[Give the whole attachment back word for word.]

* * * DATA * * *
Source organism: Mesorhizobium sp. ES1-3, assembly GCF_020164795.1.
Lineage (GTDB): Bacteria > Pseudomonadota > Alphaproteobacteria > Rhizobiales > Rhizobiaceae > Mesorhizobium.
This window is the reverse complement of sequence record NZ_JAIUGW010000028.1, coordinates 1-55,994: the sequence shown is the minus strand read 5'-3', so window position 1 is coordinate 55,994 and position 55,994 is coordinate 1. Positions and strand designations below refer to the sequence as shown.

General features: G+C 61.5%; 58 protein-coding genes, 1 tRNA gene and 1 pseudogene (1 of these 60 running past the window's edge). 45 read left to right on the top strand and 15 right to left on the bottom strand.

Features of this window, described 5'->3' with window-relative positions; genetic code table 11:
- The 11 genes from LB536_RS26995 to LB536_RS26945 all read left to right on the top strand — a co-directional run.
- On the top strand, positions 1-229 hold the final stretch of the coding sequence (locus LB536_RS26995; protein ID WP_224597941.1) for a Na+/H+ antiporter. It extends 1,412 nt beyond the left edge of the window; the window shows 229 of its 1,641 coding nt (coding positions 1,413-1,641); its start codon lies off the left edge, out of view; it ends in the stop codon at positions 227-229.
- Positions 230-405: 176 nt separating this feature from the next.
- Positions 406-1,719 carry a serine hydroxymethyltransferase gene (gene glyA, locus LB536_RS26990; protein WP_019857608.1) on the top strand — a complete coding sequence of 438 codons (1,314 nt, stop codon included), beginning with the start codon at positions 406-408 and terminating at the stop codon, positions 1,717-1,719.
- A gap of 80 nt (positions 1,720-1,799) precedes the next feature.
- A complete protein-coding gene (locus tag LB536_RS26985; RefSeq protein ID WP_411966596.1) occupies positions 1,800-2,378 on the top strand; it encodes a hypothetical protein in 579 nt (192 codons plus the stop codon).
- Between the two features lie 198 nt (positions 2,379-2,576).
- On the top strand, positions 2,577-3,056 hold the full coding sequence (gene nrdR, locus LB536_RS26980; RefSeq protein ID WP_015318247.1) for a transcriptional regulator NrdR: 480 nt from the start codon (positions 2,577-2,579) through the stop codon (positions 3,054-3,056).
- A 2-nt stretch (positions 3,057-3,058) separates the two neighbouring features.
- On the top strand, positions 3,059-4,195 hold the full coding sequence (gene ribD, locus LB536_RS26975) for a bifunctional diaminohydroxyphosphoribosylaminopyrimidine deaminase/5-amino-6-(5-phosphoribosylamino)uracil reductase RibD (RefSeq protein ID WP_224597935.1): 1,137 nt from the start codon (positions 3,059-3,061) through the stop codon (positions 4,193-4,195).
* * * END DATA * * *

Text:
Source organism: Mesorhizobium sp. ES1-3, assembly GCF_020164795.1.
Lineage (GTDB): Bacteria > Pseudomonadota > Alphaproteobacteria > Rhizobiales > Rhizobiaceae > Mesorhizobium.
This window is the reverse complement of sequence record NZ_JAIUGW010000028.1, coordinates 1-55,994: the sequence shown is the minus strand read 5'-3', so window position 1 is coordinate 55,994 and position 55,994 is coordinate 1. Positions and strand designations below refer to the sequence as shown.

General features: G+C 61.5%; 58 protein-coding genes, 1 tRNA gene and 1 pseudogene (1 of these 60 running past the window's edge). 45 read left to right on the top strand and 15 right to left on the bottom strand.

Features of this window, described 5'->3' with window-relative positions; genetic code table 11:
- The 11 genes from LB536_RS26995 to LB536_RS26945 all read left to right on the top strand — a co-directional run.
- On the top strand, positions 1-229 hold the final stretch of the coding sequence (locus LB536_RS26995; protein ID WP_224597941.1) for a Na+/H+ antiporter. It extends 1,412 nt beyond the left edge of the window; the window shows 229 of its 1,641 coding nt (coding positions 1,413-1,641); its start codon lies off the left edge, out of view; it ends in the stop codon at positions 227-229.
- Positions 230-405: 176 nt separating this feature from the next.
- Positions 406-1,719 carry a serine hydroxymethyltransferase gene (gene glyA, locus LB536_RS26990; protein WP_019857608.1) on the top strand — a complete coding sequence of 438 codons (1,314 nt, stop codon included), beginning with the start codon at positions 406-408 and terminating at the stop codon, positions 1,717-1,719.
- A gap of 80 nt (positions 1,720-1,799) precedes the next feature.
- A complete protein-coding gene (locus tag LB536_RS26985; RefSeq protein ID WP_411966596.1) occupies positions 1,800-2,378 on the top strand; it encodes a hypothetical protein in 579 nt (192 codons plus the stop codon).
- Between the two features lie 198 nt (positions 2,379-2,576).
- On the top strand, positions 2,577-3,056 hold the full coding sequence (gene nrdR, locus LB536_RS26980; RefSeq protein ID WP_015318247.1) for a transcriptional regulator NrdR: 480 nt from the start codon (positions 2,577-2,579) through the stop codon (positions 3,054-3,056).
- A 2-nt stretch (positions 3,057-3,058) separates the two neighbouring features.
- On the top strand, positions 3,059-4,195 hold the full coding sequence (gene ribD, locus LB536_RS26975) for a bifunctional diaminohydroxyphosphoribosylaminopyrimidine deaminase/5-amino-6-(5-phosphoribosylamino)uracil reductase RibD (RefSeq protein ID WP_224597935.1): 1,137 nt from the start codon (positions 3,059-3,061) through the stop codon (positions 4,193-4,195).